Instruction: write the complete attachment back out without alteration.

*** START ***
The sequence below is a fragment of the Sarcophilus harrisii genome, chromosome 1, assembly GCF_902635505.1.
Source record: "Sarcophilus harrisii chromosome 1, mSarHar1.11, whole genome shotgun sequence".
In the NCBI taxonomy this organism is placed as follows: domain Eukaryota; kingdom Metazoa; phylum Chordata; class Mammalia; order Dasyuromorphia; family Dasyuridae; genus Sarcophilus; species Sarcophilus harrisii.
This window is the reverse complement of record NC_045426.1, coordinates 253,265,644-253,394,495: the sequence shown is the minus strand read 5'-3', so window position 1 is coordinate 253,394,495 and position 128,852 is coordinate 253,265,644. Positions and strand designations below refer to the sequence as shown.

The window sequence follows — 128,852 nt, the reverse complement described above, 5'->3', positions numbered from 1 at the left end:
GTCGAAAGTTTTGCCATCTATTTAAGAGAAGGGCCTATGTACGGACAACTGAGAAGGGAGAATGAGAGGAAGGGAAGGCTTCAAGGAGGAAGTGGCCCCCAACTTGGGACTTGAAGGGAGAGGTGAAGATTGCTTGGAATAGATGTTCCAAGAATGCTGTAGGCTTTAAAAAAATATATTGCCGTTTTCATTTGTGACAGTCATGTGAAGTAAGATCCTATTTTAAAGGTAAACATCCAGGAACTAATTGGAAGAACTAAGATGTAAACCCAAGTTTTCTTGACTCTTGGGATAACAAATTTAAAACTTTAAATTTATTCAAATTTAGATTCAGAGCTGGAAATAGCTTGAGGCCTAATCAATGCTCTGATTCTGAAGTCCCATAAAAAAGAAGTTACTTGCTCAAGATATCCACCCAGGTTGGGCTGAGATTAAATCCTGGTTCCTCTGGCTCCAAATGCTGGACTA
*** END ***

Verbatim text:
The sequence below is a fragment of the Sarcophilus harrisii genome, chromosome 1, assembly GCF_902635505.1.
Source record: "Sarcophilus harrisii chromosome 1, mSarHar1.11, whole genome shotgun sequence".
In the NCBI taxonomy this organism is placed as follows: domain Eukaryota; kingdom Metazoa; phylum Chordata; class Mammalia; order Dasyuromorphia; family Dasyuridae; genus Sarcophilus; species Sarcophilus harrisii.
This window is the reverse complement of record NC_045426.1, coordinates 253,265,644-253,394,495: the sequence shown is the minus strand read 5'-3', so window position 1 is coordinate 253,394,495 and position 128,852 is coordinate 253,265,644. Positions and strand designations below refer to the sequence as shown.

The window sequence follows — 128,852 nt, the reverse complement described above, 5'->3', positions numbered from 1 at the left end:
GTCGAAAGTTTTGCCATCTATTTAAGAGAAGGGCCTATGTACGGACAACTGAGAAGGGAGAATGAGAGGAAGGGAAGGCTTCAAGGAGGAAGTGGCCCCCAACTTGGGACTTGAAGGGAGAGGTGAAGATTGCTTGGAATAGATGTTCCAAGAATGCTGTAGGCTTTAAAAAAATATATTGCCGTTTTCATTTGTGACAGTCATGTGAAGTAAGATCCTATTTTAAAGGTAAACATCCAGGAACTAATTGGAAGAACTAAGATGTAAACCCAAGTTTTCTTGACTCTTGGGATAACAAATTTAAAACTTTAAATTTATTCAAATTTAGATTCAGAGCTGGAAATAGCTTGAGGCCTAATCAATGCTCTGATTCTGAAGTCCCATAAAAAAGAAGTTACTTGCTCAAGATATCCACCCAGGTTGGGCTGAGATTAAATCCTGGTTCCTCTGGCTCCAAATGCTGGACTA